an open manifestation of their love are easily gained over.


IF a woman has manifested her love or desire, either by signs or by
motions of the body, and is afterwards rarely or never seen anywhere,
or if a woman is met for the first time, the man should get a
go-between to approach her.

Now the go-between, having wheedled herself into the confidence of the
woman by acting according to her disposition, should try to make her
hate or despise her husband by holding artful conversations with her,
by telling her about medicines for getting children, by talking to her
about other people, by tales of various kinds, by stories about the
wives of other men, and by praising her beauty, wisdom, generosity and
good nature, and then saying to her: `It is indeed a pity that you,
who are so excellent a woman in every way, should be possessed of a
husband of this kind. Beautiful lady, he is not fit even to serve
you.' The go-between should further talk to the woman about the
weakness of the passion of her husband, his jealousy, his roguery, his
ingratitude, his aversion to enjoyments, his dullness, his meanness,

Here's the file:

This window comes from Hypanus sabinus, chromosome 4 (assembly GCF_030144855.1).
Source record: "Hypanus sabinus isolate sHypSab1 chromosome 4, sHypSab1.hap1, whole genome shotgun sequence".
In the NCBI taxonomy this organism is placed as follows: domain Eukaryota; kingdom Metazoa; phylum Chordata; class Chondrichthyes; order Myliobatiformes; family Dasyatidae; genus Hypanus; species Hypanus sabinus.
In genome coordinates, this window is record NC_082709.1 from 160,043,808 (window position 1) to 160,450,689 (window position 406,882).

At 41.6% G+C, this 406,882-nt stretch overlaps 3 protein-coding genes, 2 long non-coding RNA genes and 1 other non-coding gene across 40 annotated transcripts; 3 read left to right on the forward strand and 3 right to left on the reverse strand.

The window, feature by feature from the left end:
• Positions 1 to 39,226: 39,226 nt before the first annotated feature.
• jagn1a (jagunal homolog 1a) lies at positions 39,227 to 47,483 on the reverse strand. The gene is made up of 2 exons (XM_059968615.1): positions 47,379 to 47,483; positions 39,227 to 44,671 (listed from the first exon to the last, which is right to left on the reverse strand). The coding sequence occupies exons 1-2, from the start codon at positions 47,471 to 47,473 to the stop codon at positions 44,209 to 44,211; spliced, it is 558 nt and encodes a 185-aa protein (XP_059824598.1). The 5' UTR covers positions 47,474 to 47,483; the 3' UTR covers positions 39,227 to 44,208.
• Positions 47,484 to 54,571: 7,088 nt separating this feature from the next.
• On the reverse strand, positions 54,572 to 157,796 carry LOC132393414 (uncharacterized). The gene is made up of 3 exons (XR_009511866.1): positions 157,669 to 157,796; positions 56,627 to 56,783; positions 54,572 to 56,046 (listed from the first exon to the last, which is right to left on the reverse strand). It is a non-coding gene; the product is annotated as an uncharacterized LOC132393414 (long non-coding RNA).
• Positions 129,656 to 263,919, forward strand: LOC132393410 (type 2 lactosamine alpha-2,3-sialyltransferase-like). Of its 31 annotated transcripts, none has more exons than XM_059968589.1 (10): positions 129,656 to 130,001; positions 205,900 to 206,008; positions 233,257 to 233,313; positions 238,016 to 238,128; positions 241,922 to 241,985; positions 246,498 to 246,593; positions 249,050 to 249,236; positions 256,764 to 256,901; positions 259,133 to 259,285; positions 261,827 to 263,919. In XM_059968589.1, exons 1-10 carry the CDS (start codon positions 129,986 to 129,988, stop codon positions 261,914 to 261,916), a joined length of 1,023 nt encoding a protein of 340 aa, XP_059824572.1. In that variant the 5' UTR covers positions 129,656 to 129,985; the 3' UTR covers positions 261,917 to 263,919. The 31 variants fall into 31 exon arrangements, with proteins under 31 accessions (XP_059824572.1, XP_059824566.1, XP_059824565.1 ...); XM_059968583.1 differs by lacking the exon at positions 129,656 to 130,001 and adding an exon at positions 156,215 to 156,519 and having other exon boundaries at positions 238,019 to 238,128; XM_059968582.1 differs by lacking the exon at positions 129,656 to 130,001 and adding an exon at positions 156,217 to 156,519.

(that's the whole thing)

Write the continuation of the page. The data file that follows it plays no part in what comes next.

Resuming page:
and all the other faults that he may have, and with which she may be
acquainted. She should particularly harp upon that fault or that
failing by which the wife may appear to be the most affected. If the
wife be a deer woman, and the husband a hare man, then there would be
no fault in that direction, but in the event of his being a hare man,
and she a mare woman or elephant woman, then this fault should be
pointed out to her.

Gonikaputra is of opinion that when it is the first affair of the
woman, or when her love has only been very secretly shown, the man
should then secure and send to her a go-between, with whom she may be
already acquainted, and in whom she confides.

But to return to our subject. The go-between should tell the woman
about the obedience and love of the man, and as her confidence and